“As a leader with respect to inclusion, Montreal draws its inspiration from the potential of diversity to promote its development. Much like other great cities of the world, the metropolis of Quebec places cohesion and social inclusion at the very heart of its policies. Montreal must integrate new paradigms to overcome the challenges it is facing, both on a local and global scale. Cities are the most local of governments and as such, they must show leadership and put forth innovative urban practices.
– Mayor Valérie Plante
First elected city councillor in Saint-Marie district in 2013, Valérie Plante was chosen by Projet Montréal members to lead the party in 2016. Her contagious passion and energy have helped her rally people around her progressive vision. Deeply committed to participatory democracy, Valérie Plante has a bold plan for Montréal centred on increased access to public transport, improved urban planning and public services, the economy and the environment. Her commitment is to bridge the gap on these issues for all 19 city boroughs.
She became mayor of Montréal on November 5, 2017. As mayor of Montréal, Valérie Plante is a member of various advisory committees and governing boards including: Chair of the Communauté métropolitaine de Montréal (CMM), Executive committee member of the Union des Municipalités du Québec (UMQ), Governing board member of Montréal international, Governing board member of Fondation Montréal inc., Member of the Big City Mayors’ Caucus of the Federation of Canadian Municipalities, Co-president of Metropolis, and ICLEI’s Global Ambassador for Local Biodiversity.
Like many cities around the world, Montréal was an ‘epicentre of the pandemic’. Three months after Quebec ordered schools and all non-essential businesses to close, to stem the spread of COVID-19, Montreal Mayor Valérie Plante announced major investments in infrastructure, transportation and local businesses to help rebuild the city’s hard-hit economy. Mayor Plante sees the COVID-19 crisis as an opportunity to do things differently and lay the foundations for a resilient, prosperous, green and inclusive city that will leave no one behind.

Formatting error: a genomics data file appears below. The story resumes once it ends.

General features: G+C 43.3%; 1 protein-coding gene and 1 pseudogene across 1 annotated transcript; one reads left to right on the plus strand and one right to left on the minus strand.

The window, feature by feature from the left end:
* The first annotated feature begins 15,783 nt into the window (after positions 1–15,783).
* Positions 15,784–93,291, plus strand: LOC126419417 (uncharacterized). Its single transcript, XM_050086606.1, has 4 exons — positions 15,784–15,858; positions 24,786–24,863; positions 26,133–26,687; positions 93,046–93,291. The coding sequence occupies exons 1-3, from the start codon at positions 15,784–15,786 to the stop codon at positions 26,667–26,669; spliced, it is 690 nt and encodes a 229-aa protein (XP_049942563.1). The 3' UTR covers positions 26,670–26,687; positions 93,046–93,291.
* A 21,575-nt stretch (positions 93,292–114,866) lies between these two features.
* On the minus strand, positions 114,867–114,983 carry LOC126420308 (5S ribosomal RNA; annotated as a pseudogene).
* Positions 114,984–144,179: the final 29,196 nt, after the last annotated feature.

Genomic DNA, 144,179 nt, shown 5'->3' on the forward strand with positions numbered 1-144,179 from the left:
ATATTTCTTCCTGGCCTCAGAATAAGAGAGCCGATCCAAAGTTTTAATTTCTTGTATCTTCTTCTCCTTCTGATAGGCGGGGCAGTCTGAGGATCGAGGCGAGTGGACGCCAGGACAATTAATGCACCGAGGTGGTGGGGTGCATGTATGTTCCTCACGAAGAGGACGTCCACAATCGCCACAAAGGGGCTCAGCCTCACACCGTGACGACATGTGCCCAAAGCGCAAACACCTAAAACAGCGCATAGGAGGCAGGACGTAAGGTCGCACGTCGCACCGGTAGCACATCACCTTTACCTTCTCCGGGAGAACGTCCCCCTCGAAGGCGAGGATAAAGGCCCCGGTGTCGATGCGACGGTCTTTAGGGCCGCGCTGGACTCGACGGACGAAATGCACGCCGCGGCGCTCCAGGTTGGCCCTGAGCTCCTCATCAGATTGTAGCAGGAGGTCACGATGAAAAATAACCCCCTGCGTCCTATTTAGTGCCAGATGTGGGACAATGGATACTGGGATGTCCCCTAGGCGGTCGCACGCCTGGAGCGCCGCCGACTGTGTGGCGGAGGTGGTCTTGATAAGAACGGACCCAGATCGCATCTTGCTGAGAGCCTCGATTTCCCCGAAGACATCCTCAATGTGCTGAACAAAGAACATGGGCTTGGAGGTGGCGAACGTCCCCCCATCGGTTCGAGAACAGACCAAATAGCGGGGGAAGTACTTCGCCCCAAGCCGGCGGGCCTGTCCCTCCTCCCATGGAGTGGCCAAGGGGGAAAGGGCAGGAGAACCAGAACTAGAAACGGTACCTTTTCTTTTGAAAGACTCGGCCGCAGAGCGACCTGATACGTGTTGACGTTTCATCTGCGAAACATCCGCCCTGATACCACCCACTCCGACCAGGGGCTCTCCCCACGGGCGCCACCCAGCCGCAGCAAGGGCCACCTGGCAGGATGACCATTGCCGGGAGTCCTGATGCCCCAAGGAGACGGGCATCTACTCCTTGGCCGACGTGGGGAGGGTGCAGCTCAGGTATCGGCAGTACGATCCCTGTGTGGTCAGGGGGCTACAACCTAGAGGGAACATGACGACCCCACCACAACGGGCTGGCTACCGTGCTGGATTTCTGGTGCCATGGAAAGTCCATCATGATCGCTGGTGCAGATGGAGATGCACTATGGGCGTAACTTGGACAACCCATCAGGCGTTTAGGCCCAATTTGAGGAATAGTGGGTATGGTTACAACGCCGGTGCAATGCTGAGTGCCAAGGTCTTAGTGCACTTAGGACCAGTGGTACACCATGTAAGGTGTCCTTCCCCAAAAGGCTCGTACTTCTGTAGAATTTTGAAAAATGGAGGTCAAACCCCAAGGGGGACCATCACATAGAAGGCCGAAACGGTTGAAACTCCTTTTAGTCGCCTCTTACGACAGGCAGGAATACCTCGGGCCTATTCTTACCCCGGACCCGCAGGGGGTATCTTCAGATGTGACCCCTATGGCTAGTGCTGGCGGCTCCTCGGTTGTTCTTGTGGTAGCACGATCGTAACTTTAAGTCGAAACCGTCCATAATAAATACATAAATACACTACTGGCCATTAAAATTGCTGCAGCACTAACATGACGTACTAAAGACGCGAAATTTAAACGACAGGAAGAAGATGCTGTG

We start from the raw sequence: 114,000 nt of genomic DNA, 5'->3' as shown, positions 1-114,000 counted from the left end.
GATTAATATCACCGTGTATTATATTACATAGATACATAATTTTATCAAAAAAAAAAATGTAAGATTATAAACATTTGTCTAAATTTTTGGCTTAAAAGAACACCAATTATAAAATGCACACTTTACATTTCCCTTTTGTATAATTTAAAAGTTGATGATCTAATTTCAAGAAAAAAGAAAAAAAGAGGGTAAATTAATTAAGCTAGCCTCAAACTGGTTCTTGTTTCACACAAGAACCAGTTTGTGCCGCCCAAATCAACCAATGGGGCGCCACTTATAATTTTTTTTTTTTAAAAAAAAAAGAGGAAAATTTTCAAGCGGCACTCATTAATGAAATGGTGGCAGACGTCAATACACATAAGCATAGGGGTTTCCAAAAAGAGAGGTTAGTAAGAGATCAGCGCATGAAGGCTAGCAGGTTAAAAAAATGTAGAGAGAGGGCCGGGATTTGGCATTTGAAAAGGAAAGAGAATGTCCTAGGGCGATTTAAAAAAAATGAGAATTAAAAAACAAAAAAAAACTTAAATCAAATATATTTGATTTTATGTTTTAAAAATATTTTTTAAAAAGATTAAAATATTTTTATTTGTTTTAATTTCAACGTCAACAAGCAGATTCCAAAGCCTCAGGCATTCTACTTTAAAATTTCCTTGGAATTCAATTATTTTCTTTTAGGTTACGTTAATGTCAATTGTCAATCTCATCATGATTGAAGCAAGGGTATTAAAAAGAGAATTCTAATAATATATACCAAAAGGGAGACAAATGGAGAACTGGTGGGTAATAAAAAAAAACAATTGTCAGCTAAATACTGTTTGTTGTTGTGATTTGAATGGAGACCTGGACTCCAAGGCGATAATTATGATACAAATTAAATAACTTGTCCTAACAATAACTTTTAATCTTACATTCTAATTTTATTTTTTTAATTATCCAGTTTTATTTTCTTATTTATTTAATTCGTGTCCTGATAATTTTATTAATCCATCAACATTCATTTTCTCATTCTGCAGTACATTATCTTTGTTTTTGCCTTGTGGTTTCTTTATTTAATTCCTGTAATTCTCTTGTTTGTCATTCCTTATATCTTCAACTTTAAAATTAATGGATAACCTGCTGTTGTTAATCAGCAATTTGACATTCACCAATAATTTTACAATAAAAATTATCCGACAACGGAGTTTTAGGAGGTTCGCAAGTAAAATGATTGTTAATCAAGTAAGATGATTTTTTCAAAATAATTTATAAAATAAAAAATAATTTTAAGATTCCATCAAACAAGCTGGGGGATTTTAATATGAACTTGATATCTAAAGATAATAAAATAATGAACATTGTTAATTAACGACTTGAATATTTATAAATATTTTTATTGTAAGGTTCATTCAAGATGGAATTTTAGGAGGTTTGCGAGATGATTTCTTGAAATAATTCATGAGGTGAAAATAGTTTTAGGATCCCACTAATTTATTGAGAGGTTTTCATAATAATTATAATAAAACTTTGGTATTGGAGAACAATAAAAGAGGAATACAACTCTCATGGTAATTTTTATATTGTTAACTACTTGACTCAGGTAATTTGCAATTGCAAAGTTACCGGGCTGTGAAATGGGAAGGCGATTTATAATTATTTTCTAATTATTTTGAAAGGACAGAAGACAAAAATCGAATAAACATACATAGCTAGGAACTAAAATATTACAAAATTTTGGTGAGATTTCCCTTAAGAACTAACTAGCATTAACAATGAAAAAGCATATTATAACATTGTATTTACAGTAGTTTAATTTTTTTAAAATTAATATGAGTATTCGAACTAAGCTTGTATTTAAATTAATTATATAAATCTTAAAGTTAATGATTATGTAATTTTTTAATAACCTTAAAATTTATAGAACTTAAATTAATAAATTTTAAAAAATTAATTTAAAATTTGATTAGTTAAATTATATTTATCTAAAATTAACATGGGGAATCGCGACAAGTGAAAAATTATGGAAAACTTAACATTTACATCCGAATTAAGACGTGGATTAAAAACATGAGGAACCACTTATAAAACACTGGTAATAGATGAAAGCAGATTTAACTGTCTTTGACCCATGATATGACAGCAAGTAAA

During the COVID-19 pandemic, the City of Montreal made bathrooms with running water available in downtown areas for the homeless population during the pandemic. It also ensured those living on the streets, and groups that work with the homeless, get access to sanitary supplies. In addition, the city has set up new overflow shelters and day centres for the homeless amid the COVID-19 crisis.
COVID-19 has changed how people move around. In response, Montreal is changing its streets by adding 327 kilometres of bicycle paths and pedestrian lanes, while some thoroughfares will be closed to motor vehicles. It is part of an effort to open up the city, and its businesses, to residents after months of COVID-19 lockdown and improve public health. Even though some of those lanes will be temporary, to address the particular needs of the crisis, active transport lanes will make the city’s cycling network among the most extensive in the world. Another objective of the plan is to ensure there are places for people to move in higher-density neighbourhoods that have less green space — while relieving pressure on the city’s park.
Montreal is experiencing consistent growth and the city is aiming to provide a built environment that meets the needs of current and future generations. It is in this spirit that Montreal’s urban development projects aim to support the emergence of sustainable neighbourhoods, promote environmentally friendly mobility and reduce dependence on fossil fuels. Montreal has recently adopted an ambitious strategy for the development of affordable housing to meet the diverse needs of its communities and citizens. The city’s proactive approach and investments have drawn financial contributions from higher levels of government that have been essential to reach housing goals. Interventions carried out as part of this strategy are meant for developing and existing neighbourhoods alike.